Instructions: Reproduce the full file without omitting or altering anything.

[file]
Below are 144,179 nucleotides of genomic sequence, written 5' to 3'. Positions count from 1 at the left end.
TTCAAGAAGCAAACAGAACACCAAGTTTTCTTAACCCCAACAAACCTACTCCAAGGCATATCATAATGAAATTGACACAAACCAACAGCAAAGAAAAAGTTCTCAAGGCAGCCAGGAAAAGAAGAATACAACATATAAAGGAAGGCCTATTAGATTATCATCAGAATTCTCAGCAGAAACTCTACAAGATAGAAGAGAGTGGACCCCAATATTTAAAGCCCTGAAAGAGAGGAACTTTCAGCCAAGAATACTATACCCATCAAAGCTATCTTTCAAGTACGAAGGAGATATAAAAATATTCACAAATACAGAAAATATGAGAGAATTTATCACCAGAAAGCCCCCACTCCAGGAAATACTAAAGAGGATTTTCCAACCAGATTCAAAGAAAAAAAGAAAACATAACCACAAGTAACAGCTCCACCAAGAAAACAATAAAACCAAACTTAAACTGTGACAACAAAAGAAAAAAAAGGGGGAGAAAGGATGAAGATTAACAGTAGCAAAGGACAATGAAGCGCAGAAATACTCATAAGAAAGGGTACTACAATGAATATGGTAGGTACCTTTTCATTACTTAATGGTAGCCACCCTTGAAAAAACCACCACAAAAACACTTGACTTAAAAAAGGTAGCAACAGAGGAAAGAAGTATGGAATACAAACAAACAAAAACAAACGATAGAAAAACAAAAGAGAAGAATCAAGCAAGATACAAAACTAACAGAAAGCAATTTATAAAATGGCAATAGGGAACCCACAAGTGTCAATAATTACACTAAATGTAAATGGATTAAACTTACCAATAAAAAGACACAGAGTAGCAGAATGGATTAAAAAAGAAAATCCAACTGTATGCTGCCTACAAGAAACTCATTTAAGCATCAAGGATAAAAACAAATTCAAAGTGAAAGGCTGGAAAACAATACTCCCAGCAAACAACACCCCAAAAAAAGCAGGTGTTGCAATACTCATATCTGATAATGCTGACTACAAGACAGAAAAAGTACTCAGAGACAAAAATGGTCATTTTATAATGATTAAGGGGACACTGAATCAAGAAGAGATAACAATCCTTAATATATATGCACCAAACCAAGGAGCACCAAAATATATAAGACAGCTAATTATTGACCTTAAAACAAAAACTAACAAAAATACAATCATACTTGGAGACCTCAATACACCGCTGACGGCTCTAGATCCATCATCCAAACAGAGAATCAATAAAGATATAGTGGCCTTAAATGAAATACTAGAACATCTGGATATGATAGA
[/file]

Below are 144,179 nucleotides of genomic sequence, written 5' to 3'. Positions count from 1 at the left end.
TTCAAGAAGCAAACAGAACACCAAGTTTTCTTAACCCCAACAAACCTACTCCAAGGCATATCATAATGAAATTGACACAAACCAACAGCAAAGAAAAAGTTCTCAAGGCAGCCAGGAAAAGAAGAATACAACATATAAAGGAAGGCCTATTAGATTATCATCAGAATTCTCAGCAGAAACTCTACAAGATAGAAGAGAGTGGACCCCAATATTTAAAGCCCTGAAAGAGAGGAACTTTCAGCCAAGAATACTATACCCATCAAAGCTATCTTTCAAGTACGAAGGAGATATAAAAATATTCACAAATACAGAAAATATGAGAGAATTTATCACCAGAAAGCCCCCACTCCAGGAAATACTAAAGAGGATTTTCCAACCAGATTCAAAGAAAAAAAGAAAACATAACCACAAGTAACAGCTCCACCAAGAAAACAATAAAACCAAACTTAAACTGTGACAACAAAAGAAAAAAAAGGGGGAGAAAGGATGAAGATTAACAGTAGCAAAGGACAATGAAGCGCAGAAATACTCATAAGAAAGGGTACTACAATGAATATGGTAGGTACCTTTTCATTACTTAATGGTAGCCACCCTTGAAAAAACCACCACAAAAACACTTGACTTAAAAAAGGTAGCAACAGAGGAAAGAAGTATGGAATACAAACAAACAAAAACAAACGATAGAAAAACAAAAGAGAAGAATCAAGCAAGATACAAAACTAACAGAAAGCAATTTATAAAATGGCAATAGGGAACCCACAAGTGTCAATAATTACACTAAATGTAAATGGATTAAACTTACCAATAAAAAGACACAGAGTAGCAGAATGGATTAAAAAAGAAAATCCAACTGTATGCTGCCTACAAGAAACTCATTTAAGCATCAAGGATAAAAACAAATTCAAAGTGAAAGGCTGGAAAACAATACTCCCAGCAAACAACACCCCAAAAAAAGCAGGTGTTGCAATACTCATATCTGATAATGCTGACTACAAGACAGAAAAAGTACTCAGAGACAAAAATGGTCATTTTATAATGATTAAGGGGACACTGAATCAAGAAGAGATAACAATCCTTAATATATATGCACCAAACCAAGGAGCACCAAAATATATAAGACAGCTAATTATTGACCTTAAAACAAAAACTAACAAAAATACAATCATACTTGGAGACCTCAATACACCGCTGACGGCTCTAGATCCATCATCCAAACAGAGAATCAATAAAGATATAGTGGCCTTAAATGAAATACTAGAACATCTGGATATGATAGA